Over the past two weeks I’ve read two books – one I loved and one I kinda… meh…
Eat & Run
My Ultimate Journey to Ultramarathon Greatness
by Scott Jurek
So I don’t know a great deal about ultramarathoning – however I have read Born to Run, and I know the name Scott Jurek, so I could guess what this was going to be about. Don’t get me wrong, I scour the bookshelves for running books (the same way I devour blogs about running – what is it with runners and writers?). I wanted to love this book, but it was perhaps a bit depressing for my tastes. That said, Jurek’s writing has inspired me to think about eating vegetarian and gave me the perfect answer when my husband asked “but if I’m working out won’t I need protein?” – yes, but (a) you can get it from plant based food and (b) this guy ran 165 miles in 24 hrs on plants, so it’s gotta be possible.
The book contains a vegan recipe at the end of each chapter – reason enough to buy the book if you are into cooking. The thing with these recipes for me is that they all have about 100 ingredients. Ok, slight exaggeration, but if a recipe has more than 5 ingredients I can’t be bothered.
Jurek has certainly has an interesting career, and an inspirational one at that, but I just didn’t get that from the book. Sorry.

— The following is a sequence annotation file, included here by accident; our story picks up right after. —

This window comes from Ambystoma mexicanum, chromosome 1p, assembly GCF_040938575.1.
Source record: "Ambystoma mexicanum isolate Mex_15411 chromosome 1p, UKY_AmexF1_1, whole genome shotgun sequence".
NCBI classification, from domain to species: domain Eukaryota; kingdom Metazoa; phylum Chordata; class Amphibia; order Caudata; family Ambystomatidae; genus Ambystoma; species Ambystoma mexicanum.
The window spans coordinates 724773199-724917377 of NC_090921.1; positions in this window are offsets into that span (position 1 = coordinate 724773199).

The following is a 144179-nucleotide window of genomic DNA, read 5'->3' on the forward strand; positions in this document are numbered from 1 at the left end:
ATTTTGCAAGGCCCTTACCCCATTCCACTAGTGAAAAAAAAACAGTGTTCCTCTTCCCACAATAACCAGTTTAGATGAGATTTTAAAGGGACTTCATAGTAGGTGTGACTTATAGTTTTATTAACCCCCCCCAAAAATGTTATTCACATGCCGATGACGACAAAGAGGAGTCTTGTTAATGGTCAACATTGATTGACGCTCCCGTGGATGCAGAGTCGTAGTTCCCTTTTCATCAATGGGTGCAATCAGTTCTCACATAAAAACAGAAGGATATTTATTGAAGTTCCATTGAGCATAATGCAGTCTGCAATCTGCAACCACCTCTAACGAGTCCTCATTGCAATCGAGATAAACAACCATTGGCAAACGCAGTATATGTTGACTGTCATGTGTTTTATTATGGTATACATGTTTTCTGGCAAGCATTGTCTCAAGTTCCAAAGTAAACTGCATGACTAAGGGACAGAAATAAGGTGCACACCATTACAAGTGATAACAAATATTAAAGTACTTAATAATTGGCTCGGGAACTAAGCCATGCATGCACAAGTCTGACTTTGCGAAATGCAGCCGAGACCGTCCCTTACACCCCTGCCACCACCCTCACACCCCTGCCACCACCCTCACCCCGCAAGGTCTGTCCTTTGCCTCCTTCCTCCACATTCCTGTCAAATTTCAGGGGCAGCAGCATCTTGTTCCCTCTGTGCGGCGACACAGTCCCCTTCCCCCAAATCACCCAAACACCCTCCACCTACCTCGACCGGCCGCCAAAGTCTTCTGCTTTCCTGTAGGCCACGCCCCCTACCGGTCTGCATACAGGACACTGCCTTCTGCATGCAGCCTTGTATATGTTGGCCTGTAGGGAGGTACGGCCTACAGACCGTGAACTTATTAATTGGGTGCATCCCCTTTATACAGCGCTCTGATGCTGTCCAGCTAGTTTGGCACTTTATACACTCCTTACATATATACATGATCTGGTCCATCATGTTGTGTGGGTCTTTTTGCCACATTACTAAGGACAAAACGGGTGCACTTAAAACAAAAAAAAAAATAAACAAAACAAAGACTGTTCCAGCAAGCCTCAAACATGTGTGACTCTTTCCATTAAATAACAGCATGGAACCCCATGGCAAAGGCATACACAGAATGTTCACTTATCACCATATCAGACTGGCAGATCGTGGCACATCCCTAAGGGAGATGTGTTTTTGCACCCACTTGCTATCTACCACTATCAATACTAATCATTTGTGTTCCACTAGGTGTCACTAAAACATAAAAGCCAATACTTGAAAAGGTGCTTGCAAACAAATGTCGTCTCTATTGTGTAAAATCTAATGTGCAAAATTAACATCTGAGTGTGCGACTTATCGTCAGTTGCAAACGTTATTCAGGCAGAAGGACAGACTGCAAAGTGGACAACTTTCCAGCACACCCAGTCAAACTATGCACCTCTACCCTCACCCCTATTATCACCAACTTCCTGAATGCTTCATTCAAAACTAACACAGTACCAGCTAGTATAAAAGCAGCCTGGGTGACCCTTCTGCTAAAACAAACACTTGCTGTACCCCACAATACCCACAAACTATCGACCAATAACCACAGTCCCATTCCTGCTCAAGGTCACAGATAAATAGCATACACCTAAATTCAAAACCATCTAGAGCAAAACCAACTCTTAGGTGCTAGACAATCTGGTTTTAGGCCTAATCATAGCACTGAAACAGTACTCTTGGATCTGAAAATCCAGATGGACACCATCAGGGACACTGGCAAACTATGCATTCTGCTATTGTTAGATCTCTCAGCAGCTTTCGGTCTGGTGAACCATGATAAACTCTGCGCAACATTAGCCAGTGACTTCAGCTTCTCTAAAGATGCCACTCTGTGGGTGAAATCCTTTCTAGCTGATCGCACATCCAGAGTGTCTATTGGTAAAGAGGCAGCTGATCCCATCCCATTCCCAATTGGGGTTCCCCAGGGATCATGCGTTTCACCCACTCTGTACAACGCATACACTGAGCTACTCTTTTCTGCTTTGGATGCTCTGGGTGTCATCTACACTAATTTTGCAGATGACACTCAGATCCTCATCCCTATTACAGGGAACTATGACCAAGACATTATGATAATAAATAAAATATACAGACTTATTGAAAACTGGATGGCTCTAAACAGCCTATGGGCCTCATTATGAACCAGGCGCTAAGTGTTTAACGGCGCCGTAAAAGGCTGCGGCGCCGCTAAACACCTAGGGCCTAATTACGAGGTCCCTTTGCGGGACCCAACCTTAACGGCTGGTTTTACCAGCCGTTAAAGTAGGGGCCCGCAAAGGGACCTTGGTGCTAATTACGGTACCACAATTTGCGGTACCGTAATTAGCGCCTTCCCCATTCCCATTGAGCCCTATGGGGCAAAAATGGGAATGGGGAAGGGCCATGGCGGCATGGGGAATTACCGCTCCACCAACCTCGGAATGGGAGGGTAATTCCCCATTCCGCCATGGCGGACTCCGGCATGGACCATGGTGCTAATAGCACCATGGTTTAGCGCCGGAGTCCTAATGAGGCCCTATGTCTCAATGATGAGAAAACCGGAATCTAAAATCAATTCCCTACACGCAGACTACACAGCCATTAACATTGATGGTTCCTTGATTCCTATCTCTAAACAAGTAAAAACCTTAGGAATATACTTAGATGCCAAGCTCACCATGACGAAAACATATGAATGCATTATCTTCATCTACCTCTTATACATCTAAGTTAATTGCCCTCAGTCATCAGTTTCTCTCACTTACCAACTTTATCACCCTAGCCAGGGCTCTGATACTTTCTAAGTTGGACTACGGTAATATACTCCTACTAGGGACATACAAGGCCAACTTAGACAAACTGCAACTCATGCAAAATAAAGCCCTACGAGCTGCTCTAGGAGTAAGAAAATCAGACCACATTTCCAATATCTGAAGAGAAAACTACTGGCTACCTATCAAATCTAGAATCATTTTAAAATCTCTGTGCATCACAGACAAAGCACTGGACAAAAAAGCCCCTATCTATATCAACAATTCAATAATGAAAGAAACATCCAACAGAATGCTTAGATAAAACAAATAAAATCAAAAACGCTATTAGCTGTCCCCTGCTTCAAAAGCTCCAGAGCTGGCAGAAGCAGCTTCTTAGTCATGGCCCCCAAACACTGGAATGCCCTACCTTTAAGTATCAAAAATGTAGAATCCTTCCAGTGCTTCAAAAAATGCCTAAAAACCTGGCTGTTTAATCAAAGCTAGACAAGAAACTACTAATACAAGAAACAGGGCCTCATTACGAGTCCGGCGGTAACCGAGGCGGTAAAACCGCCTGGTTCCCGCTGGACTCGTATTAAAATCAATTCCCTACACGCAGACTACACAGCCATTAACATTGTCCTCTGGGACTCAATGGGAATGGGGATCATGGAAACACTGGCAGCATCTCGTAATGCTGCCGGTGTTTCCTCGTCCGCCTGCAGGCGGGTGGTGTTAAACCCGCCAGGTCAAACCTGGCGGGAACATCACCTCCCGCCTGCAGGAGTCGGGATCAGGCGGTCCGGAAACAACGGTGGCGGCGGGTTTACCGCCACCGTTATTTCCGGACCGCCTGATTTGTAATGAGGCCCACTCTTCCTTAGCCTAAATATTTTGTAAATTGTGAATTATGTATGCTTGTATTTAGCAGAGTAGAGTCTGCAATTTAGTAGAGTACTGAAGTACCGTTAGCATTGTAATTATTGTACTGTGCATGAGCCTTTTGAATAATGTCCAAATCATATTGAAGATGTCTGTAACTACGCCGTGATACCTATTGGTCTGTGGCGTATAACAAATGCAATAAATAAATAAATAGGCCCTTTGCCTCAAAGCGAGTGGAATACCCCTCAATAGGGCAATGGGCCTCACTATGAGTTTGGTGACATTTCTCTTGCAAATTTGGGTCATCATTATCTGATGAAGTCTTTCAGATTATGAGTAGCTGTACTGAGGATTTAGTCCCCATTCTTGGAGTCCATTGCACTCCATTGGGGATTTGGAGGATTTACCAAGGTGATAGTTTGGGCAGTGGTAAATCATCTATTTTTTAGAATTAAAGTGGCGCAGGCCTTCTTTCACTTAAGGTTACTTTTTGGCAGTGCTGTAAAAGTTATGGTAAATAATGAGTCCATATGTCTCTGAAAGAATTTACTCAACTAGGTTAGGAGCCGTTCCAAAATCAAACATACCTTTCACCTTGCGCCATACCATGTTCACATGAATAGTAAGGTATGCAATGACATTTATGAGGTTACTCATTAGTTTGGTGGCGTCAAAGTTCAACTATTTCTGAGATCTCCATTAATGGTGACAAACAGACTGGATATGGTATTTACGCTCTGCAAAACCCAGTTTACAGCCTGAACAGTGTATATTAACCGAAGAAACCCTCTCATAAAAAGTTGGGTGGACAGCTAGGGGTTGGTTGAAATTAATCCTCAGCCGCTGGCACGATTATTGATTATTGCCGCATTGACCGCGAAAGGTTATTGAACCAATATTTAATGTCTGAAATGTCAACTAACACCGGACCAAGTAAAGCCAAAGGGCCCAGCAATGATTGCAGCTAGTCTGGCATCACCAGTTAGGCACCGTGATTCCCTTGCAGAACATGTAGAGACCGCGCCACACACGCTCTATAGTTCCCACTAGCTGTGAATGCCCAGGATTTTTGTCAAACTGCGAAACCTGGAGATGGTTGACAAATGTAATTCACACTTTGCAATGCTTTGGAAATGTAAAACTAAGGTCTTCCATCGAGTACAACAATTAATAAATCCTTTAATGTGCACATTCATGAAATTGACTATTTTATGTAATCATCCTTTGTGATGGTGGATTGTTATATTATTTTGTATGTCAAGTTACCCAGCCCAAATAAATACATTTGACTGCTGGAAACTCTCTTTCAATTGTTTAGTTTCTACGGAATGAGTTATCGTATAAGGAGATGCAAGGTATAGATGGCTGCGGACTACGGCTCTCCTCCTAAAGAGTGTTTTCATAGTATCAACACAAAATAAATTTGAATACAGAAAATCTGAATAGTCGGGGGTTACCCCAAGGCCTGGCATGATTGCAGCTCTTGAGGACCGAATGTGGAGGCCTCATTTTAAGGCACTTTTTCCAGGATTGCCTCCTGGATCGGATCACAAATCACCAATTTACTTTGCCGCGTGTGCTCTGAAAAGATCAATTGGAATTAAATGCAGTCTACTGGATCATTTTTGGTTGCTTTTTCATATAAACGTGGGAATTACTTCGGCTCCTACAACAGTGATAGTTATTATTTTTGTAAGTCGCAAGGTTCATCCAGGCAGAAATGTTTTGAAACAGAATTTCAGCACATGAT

Birds, Beasts and Relatives
by Gerald Durrell
This is the sequel to “My family and other Animals” – a book I read at school, and several times since. Birds, Beasts and Relatives contains more stories, with very little overlap and just as much rich detail, of the Durrell’s life in Corfu before the Second World War. Durrell has a wonderful, and often hilarious, way of describing animals, people and landscapes and the book makes me yearn for Greece. Example:-
The puppies now would have made a suitable subject for an RSCPA poster. Never, at the best of times, a prepossessing breed, Bedlingtons can, in moments of crisis, look more ill-used than any other dog I know. They stood uttering quavering, high-pitched yelps like miniature sea-gulls, shivering violently, periodically squatting down bow-legged to decorate the platform with the results of their fear.
Mercifully at that moment the train arrived with a roar and a blast of hot air […] The effect on the puppies was immediate. One minute they had been standing there shivering and wailing like a group of half-starved grey lambs and the next minute they had taken off town the platform like a team of virile huskies, dragging Aunt Fan in their wake.